The availability of storage faster and higher memory capacity is an advantage for many devices, enabling more immersive experiences with natural interaction. Let’s consider gaming, for example: the new generation of gamer wants more. The open world continuously and immersive gameplay that they expect would be unattainable with existing storage solutions and storage. The film sequences, the loading screens and the level changes are gimmicks used by developers to disguise the actual size of the memory or a storage bottleneck. With wider and faster memory storage, developers are able to guarantee extraordinary gaming experiences. In the near future you will feel even more like Intel is working with game developers to realize this potential.
But what exactly are the new Intel technologies regarding storage and memory?
3D technology XPoint is a revolutionary innovation that creates a new category of storage can dramatically reduce costs and trade-offs between performance and consumption addressed by most system builders when designing storage solutions and memory. It is much more dense than the DRAM and the NAND faster, allowing to place a greater amount of data closest to the CPU. Intel will use 3D technology Optane storage media XPoint and will be marketed in an SSD and Intel DIMM. This technology will make available extended memory capacity and faster storage to accelerate access to a greater amount of so-called “hot date”, that is, the data used most frequently, the servers and devices.
The 3D NAND technology allows us to offer greater amount of lower-cost storage. The Intel SSD drives with 3D NAND technology still offer more opportunities to use solid-state drives instead of hard disk drives in PCs, devices, and servers that store data on the cloud. SSDs are 1000 times faster than a hard disk drive, and these benefits translate into faster boot times, publication of videos faster and more fluid gaming experience and better. SSDs are also nearly 10 times more reliable than hard disk drives for better protection of personal data of users.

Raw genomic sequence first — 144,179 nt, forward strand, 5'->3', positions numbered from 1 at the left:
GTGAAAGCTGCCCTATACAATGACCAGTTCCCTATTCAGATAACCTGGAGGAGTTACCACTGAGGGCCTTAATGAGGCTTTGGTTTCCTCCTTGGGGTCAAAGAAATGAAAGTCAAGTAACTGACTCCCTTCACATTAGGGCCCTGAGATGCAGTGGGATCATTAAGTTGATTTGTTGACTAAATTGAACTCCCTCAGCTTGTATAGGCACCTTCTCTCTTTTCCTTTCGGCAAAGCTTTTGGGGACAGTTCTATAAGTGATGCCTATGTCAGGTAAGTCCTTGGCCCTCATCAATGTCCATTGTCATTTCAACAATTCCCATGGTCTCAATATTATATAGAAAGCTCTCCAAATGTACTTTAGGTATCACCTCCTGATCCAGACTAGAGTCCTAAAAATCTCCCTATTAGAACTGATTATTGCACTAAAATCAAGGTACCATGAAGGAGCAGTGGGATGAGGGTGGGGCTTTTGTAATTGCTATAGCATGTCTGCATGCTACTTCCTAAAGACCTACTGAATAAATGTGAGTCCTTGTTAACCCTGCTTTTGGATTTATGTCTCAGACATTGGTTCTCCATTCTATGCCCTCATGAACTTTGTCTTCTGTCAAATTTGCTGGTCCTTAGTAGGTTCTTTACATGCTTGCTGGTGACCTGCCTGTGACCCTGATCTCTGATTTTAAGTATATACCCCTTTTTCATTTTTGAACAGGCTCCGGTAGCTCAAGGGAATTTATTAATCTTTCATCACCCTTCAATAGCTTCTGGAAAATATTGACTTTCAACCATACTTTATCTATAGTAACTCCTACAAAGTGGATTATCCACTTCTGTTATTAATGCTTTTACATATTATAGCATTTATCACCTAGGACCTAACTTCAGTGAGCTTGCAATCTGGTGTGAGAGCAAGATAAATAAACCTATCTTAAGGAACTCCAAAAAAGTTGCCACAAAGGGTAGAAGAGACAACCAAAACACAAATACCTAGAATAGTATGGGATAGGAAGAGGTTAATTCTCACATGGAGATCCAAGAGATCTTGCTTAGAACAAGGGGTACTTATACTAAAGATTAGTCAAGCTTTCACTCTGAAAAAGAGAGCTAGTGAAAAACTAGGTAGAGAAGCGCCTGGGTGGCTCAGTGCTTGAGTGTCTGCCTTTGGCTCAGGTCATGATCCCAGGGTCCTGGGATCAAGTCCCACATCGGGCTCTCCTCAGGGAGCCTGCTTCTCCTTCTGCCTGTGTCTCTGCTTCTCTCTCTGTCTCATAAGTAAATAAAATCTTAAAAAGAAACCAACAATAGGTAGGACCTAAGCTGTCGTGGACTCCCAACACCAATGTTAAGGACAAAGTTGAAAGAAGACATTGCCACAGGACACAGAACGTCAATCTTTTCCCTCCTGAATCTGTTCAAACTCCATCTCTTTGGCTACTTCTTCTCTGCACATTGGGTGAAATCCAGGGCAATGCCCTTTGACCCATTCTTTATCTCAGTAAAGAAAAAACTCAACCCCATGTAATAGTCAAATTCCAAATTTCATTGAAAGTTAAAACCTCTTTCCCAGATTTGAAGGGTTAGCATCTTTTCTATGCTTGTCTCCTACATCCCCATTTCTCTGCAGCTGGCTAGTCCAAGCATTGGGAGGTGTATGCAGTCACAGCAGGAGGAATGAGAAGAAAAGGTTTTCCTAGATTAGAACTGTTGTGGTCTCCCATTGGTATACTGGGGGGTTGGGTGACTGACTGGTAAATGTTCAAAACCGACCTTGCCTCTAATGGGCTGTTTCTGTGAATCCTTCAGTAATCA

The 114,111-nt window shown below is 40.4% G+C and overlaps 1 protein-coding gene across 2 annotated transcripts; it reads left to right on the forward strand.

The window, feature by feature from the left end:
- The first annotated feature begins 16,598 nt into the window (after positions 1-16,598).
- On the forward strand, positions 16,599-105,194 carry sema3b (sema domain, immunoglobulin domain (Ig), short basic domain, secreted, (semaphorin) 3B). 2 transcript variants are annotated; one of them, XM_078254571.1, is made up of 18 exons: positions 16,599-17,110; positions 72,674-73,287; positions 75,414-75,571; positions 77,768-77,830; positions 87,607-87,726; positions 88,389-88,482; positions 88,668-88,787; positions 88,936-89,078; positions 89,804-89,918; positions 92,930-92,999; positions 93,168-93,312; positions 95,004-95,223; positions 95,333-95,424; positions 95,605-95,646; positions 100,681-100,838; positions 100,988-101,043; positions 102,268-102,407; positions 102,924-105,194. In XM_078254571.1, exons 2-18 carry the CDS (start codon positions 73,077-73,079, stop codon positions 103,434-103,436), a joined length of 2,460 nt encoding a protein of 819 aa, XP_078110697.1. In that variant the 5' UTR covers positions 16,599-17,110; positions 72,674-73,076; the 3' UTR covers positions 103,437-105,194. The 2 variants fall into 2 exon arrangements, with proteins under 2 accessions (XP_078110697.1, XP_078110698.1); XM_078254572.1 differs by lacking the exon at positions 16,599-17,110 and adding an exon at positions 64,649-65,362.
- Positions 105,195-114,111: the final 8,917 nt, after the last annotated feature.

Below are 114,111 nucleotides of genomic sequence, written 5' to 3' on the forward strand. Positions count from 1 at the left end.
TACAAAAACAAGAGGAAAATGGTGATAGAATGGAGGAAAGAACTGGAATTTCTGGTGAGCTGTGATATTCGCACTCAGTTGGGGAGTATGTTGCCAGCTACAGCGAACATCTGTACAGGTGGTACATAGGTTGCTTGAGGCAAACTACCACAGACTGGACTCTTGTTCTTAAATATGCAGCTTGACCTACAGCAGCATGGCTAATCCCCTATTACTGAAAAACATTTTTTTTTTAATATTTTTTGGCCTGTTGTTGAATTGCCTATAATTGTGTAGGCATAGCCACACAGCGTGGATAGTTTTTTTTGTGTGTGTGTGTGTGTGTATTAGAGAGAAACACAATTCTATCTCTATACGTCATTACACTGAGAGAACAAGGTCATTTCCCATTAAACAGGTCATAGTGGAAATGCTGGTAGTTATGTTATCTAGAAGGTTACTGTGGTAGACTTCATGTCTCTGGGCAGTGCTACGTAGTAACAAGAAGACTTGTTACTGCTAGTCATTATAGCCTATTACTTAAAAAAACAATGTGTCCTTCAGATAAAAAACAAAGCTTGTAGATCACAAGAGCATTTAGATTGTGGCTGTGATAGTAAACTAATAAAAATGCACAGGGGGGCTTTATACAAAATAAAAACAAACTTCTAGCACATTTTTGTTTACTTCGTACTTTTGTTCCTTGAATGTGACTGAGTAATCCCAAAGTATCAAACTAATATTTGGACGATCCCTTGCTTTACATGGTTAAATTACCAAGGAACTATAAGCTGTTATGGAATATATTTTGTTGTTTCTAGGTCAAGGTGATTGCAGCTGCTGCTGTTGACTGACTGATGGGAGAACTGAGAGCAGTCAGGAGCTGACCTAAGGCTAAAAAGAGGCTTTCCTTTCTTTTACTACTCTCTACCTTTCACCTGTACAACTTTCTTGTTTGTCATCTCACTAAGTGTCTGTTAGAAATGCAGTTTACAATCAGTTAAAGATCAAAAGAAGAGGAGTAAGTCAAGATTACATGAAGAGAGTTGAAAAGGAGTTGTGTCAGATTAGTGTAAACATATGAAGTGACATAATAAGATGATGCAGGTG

These decisive changes at the storage level, and memory also offer new opportunities to advance the computing platform, with new ways to use and optimize memory and storage in the platform. Consider the memory and storage with an eye to synergistic improvements to the architecture of computing and business growth. And if a terabyte of storage was possible to enclose in the space of a postage stamp or a petabytes in a space equal to a carton for pizza? That would save 250,000 songs in a device no bigger than a postage stamp, or 250,000 high-definition movies in a slim rack like a pizza box.
Intel will continue to enhance the 3D NAND technology and Intel Optane to keep pace with the speed of innovation in the computing, so that CPU and memory can be optimized to reduce data delays. At a time in which the memory and storage inevitably become increasingly important to the performance of applications in the connected world, these technologies will create new ways of thinking about computing in the cloud, and related objects. All this is part of the virtuous circle of growth, according to which the cloud, the Internet of things and memory are closely interconnected through connectivity and optimized by innovations of computing, made possible by the economic benefits of Moore’s Law